Our workouts at Arden Hills would consist of the usual repeats; 50’s, 100’s, 200’s, 400’s, which is what everybody else would do. We very seldom did 300’s, or 250’s, or things like that because Sherm believed in training for the distance and he felt that training with short rest was the secret. I know most of you probably listened to Don Talbot talk this morning and he was talking about 20 x 100 with 3 seconds rest. We also did quite a few of those and I think that it worked for me. Now, for somebody else it may not. You have to be a certain type of individual to go through that type of workout. At Munich, one particular day we were in the training pool next to the main pool and Don Gambril was timing me on some 100’s. I was getting about 3 to 5 seconds rest, and I was throwing in l:03’s, which for me was the first time I’d ever done that. We started drawing quite a crowd, which helped me to hold the l:03’s. I think if the crowd hadn’t started gathering around watching the splits and everything else, I probably would have dropped to l:04’s or l:O5’s. I think that helped me get mentally prepared for my race, because I always had felt that if I was able to go l:04’s for 20 x 100 with 3 seconds rest, or 5 seconds rest, then I would be able to do that in the meet. During a warmup I would practice hitting a 1:03. If I thought a 1:03, that’s what it was going to take to win or a 1:04, if that’s what it was going to take to win, I’d try practicing that before the race.
From 1966 to 1969, I would try to do that each year and I was taking anywhere from 4 seconds to 20 seconds off the world record at a time. Now, from year to year, I think those drops were substantial, because from 1956 to 1966 the 1500 world record didn’t drop very much. I was then able to make a drastic drop and I think it was due to the fact that I had a coach like Sherm prodding me onward to keep going a little faster. But during each workout I would swim the way I felt. Each day I would try to work very hard or harder than the day before, but if I didn’t have it, or if I didn’t feel it, then there was no way I was going to do it. So, I just went as hard as I could for that particular day, that particular time, and that particular set or series, and I would try to feel my way through the workout in this way.
Sherm was always a motivational factor during our workouts, because of the fact that he was a very aggressive man, a very hard core individual, but he also had a heart probably as big as this room. Without Sherm I probably could not have been the swimmer I was. I think he was the deciding factor. When he was on the deck, Sherm inspired me to do a good job, but when an assistant coach took over, it was very hard to give him the same respect and to do the same work as when Sherm was there.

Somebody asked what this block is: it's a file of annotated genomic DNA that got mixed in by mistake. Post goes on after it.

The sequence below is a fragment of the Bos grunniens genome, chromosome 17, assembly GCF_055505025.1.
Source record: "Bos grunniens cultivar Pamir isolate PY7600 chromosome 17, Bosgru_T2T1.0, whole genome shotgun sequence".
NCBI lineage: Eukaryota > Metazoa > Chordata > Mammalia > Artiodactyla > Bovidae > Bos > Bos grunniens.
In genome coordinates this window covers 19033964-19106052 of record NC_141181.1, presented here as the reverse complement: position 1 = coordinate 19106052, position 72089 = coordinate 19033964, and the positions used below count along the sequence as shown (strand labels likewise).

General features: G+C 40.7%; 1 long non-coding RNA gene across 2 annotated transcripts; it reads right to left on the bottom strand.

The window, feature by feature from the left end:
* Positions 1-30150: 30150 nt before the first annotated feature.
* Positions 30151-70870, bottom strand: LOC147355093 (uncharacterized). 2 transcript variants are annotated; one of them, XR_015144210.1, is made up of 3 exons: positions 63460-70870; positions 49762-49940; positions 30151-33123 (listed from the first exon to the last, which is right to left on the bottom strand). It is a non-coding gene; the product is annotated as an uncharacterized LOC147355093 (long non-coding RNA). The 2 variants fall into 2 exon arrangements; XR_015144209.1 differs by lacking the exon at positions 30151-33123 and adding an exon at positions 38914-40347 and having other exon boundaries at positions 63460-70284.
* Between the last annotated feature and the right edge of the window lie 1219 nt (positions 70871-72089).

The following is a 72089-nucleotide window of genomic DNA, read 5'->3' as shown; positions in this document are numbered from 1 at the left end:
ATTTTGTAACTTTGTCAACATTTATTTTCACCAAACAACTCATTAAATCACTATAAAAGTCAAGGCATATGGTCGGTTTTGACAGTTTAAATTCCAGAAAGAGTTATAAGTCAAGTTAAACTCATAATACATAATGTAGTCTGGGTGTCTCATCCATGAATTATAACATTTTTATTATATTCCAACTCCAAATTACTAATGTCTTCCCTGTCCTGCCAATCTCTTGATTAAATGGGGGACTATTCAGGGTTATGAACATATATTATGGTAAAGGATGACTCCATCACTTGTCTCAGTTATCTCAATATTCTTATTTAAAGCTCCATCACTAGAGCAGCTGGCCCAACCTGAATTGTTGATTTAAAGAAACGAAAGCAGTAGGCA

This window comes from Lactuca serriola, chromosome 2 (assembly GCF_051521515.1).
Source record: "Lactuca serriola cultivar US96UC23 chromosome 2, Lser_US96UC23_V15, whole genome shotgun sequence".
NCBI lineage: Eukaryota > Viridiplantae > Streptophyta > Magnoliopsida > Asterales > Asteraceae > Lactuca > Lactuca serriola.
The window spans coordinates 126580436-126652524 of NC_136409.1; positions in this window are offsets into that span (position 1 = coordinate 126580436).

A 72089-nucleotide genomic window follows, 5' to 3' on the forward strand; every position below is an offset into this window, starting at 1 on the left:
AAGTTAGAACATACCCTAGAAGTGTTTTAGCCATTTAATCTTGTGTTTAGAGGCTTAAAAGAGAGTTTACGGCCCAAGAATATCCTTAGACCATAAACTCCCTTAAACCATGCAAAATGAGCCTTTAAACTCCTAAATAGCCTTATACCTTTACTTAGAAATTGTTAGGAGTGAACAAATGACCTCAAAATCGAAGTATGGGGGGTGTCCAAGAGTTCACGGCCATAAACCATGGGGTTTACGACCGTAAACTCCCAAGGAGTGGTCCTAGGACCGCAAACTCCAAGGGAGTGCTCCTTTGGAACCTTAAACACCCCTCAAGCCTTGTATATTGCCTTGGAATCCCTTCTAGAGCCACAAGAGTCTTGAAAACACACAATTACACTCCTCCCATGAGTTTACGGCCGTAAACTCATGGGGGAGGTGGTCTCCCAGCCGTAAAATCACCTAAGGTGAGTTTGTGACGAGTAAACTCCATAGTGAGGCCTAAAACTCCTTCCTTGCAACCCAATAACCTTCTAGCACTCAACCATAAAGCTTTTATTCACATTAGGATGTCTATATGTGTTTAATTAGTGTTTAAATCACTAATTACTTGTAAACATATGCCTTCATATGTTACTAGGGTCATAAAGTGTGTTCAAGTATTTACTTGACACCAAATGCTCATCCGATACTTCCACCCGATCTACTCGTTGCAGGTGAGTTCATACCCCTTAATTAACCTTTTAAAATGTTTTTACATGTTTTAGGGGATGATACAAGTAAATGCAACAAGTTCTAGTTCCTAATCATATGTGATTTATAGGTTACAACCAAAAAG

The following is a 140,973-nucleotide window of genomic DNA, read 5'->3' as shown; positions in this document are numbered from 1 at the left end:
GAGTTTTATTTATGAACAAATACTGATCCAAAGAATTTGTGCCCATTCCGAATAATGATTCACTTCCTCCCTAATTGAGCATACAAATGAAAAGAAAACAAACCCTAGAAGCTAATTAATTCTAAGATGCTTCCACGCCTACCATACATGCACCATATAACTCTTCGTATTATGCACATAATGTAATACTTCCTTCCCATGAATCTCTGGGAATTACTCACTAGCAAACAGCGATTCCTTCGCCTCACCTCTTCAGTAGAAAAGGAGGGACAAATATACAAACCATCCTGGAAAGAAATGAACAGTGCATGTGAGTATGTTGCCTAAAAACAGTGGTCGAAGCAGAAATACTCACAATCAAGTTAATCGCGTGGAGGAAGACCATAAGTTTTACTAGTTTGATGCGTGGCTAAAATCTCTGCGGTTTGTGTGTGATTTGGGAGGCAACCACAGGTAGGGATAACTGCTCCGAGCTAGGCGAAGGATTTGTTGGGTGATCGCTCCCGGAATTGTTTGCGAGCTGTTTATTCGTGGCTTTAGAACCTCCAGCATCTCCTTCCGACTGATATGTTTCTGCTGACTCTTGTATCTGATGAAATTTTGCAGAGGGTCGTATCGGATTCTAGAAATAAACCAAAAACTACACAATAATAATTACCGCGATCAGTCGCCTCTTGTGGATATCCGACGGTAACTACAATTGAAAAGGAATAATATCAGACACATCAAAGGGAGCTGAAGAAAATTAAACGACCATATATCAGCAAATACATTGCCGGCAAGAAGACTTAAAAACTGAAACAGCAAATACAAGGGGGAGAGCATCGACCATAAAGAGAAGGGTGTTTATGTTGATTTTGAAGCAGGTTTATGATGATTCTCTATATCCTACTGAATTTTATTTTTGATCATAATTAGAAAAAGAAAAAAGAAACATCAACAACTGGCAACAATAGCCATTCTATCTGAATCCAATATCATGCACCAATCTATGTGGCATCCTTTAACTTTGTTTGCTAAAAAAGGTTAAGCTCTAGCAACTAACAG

I’m sure all of you have experienced the same thing when you’ve left your assistant coach to coach the team for any period of time. The swimmers just don’t seem to give the assistant coach the same respect they do the head coach. Sherm was great in his ability to keep us motivated. I think it’s also important that Sherm was always there. He very seldom left. I remember in 1968 when he had to go down to the women’s Olympic trials and we were trying to get ready for the men’s. Mike Hastings was the Assistant Coach. This was in Mike’s earlier years of coaching, and he was kind of worried about how to get us ready. I said to Mike, “Just do what you think is best and we’ll do it, and that’ll get us ready.” It worked out quite well. Johnny Farris, John Nelson, and I all did a good job at the Olympic Trials. This was one instance where I think the assistant coach did a great job in taking over a program.
A typical Arden Hills workout might be broken down into kicking, pulling and swimming. I wasn’t a mind reader, but I was used to Sherm and his workouts, and I could almost tell what we would have for workout that day. He’d walk into the pool, and I’d say, “Sherm I’ll bet we’re going to do 200’s today.” And he’d say, “Well, how’d you know?” I’d figure out that it just happened to be Tuesday, and Tuesday was a good day for 200’s. We would usually kick no more than about 2,000 yards a day. Then the rest of the work would be split up into swimming and pulling. I always liked to do the pulling first.
I’ve tried both ways but I always liked to do the pulling first. The pulling would get my arms tired then when I got to swimming I would have to work harder to do good repeat times. I’d usually end up swimming the same series or set that I’d pull. Some of the pull-swim series we went were 40 x 100, 20 x 200 and 2 x 3000.
Don Talbot says he borrowed the idea of 3,000 swims from Sherm. I think Sherm borrowed the 3000’s from Peter Daland when he had Murray Rose doing them. We would start each workout with a 1,000 kick, morning and afternoon, then pull and swim. Usually at the end we’d go sprints, or I.M. ‘s. Sherm’s favorite was 800 I.M.’s. Those things are really buggers if you do a lot of them. We did quite a few of them every now and then.
Getting down to a National Championship, I would usually like to rest starting about ten days before the first day of the meet. For me that seemed to work, although I think I was a little too tired at the 1972 Olympic Trials here in Chicago. I think that was the reason why I wasn’t able to go under 16 minutes here. The reason I was able to in Munich was because I’d gotten that extra rest. All the time at training camp we never broke the 12,000 meter barrier. So, for me that was fortunate. I feel I was very lucky to be able to repeat winning the 1500. But as my good friend, Don Scholander, says, “you make your own luck.” That’s what I tried to do whenever I swam.